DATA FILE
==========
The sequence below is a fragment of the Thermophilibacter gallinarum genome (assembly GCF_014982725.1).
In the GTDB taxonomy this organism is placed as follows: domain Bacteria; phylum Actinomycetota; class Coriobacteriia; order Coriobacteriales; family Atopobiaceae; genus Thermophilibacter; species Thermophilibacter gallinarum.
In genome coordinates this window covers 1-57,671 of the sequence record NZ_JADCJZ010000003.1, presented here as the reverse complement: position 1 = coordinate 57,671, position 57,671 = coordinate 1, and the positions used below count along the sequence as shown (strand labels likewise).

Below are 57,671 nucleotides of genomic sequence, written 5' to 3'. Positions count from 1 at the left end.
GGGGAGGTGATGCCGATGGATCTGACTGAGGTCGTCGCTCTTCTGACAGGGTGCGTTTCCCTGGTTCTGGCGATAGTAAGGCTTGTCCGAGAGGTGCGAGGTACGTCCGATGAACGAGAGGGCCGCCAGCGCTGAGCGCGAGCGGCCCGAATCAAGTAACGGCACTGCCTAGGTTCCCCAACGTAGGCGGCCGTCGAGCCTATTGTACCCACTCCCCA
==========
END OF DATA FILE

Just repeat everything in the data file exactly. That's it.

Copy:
The sequence below is a fragment of the Thermophilibacter gallinarum genome (assembly GCF_014982725.1).
In the GTDB taxonomy this organism is placed as follows: domain Bacteria; phylum Actinomycetota; class Coriobacteriia; order Coriobacteriales; family Atopobiaceae; genus Thermophilibacter; species Thermophilibacter gallinarum.
In genome coordinates this window covers 1-57,671 of the sequence record NZ_JADCJZ010000003.1, presented here as the reverse complement: position 1 = coordinate 57,671, position 57,671 = coordinate 1, and the positions used below count along the sequence as shown (strand labels likewise).

Below are 57,671 nucleotides of genomic sequence, written 5' to 3'. Positions count from 1 at the left end.
GGGGAGGTGATGCCGATGGATCTGACTGAGGTCGTCGCTCTTCTGACAGGGTGCGTTTCCCTGGTTCTGGCGATAGTAAGGCTTGTCCGAGAGGTGCGAGGTACGTCCGATGAACGAGAGGGCCGCCAGCGCTGAGCGCGAGCGGCCCGAATCAAGTAACGGCACTGCCTAGGTTCCCCAACGTAGGCGGCCGTCGAGCCTATTGTACCCACTCCCCA